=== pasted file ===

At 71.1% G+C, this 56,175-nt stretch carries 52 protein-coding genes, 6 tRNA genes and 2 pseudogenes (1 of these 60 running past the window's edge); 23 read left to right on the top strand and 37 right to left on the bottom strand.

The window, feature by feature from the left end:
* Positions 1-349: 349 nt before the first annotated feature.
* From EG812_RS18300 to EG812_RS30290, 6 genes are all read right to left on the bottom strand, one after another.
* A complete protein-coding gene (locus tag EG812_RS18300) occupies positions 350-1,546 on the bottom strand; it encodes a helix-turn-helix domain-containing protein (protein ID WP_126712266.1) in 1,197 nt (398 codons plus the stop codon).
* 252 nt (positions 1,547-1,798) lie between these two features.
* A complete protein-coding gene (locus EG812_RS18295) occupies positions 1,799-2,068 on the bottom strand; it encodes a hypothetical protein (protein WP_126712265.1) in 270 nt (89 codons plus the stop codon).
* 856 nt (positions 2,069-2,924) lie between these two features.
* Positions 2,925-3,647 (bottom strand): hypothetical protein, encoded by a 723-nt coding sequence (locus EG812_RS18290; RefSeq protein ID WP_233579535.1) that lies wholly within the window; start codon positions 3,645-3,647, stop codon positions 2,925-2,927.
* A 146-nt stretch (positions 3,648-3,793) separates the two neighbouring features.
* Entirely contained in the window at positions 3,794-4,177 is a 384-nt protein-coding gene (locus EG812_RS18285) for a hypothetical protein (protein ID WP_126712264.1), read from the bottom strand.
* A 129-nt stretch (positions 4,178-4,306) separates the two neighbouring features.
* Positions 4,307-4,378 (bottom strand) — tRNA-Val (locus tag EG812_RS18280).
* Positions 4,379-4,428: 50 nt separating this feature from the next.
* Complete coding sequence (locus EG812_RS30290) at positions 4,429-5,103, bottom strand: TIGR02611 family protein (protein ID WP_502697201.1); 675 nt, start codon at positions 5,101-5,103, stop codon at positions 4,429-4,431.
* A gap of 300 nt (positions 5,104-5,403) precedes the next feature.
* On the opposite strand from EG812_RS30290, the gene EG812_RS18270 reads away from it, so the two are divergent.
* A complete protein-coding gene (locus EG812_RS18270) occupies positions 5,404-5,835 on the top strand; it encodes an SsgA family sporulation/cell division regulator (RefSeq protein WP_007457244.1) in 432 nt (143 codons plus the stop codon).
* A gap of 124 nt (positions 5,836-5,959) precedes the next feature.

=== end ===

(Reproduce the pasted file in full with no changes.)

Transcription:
At 71.1% G+C, this 56,175-nt stretch carries 52 protein-coding genes, 6 tRNA genes and 2 pseudogenes (1 of these 60 running past the window's edge); 23 read left to right on the top strand and 37 right to left on the bottom strand.

The window, feature by feature from the left end:
* Positions 1-349: 349 nt before the first annotated feature.
* From EG812_RS18300 to EG812_RS30290, 6 genes are all read right to left on the bottom strand, one after another.
* A complete protein-coding gene (locus tag EG812_RS18300) occupies positions 350-1,546 on the bottom strand; it encodes a helix-turn-helix domain-containing protein (protein ID WP_126712266.1) in 1,197 nt (398 codons plus the stop codon).
* 252 nt (positions 1,547-1,798) lie between these two features.
* A complete protein-coding gene (locus EG812_RS18295) occupies positions 1,799-2,068 on the bottom strand; it encodes a hypothetical protein (protein WP_126712265.1) in 270 nt (89 codons plus the stop codon).
* 856 nt (positions 2,069-2,924) lie between these two features.
* Positions 2,925-3,647 (bottom strand): hypothetical protein, encoded by a 723-nt coding sequence (locus EG812_RS18290; RefSeq protein ID WP_233579535.1) that lies wholly within the window; start codon positions 3,645-3,647, stop codon positions 2,925-2,927.
* A 146-nt stretch (positions 3,648-3,793) separates the two neighbouring features.
* Entirely contained in the window at positions 3,794-4,177 is a 384-nt protein-coding gene (locus EG812_RS18285) for a hypothetical protein (protein ID WP_126712264.1), read from the bottom strand.
* A 129-nt stretch (positions 4,178-4,306) separates the two neighbouring features.
* Positions 4,307-4,378 (bottom strand) — tRNA-Val (locus tag EG812_RS18280).
* Positions 4,379-4,428: 50 nt separating this feature from the next.
* Complete coding sequence (locus EG812_RS30290) at positions 4,429-5,103, bottom strand: TIGR02611 family protein (protein ID WP_502697201.1); 675 nt, start codon at positions 5,101-5,103, stop codon at positions 4,429-4,431.
* A gap of 300 nt (positions 5,104-5,403) precedes the next feature.
* On the opposite strand from EG812_RS30290, the gene EG812_RS18270 reads away from it, so the two are divergent.
* A complete protein-coding gene (locus EG812_RS18270) occupies positions 5,404-5,835 on the top strand; it encodes an SsgA family sporulation/cell division regulator (RefSeq protein WP_007457244.1) in 432 nt (143 codons plus the stop codon).
* A gap of 124 nt (positions 5,836-5,959) precedes the next feature.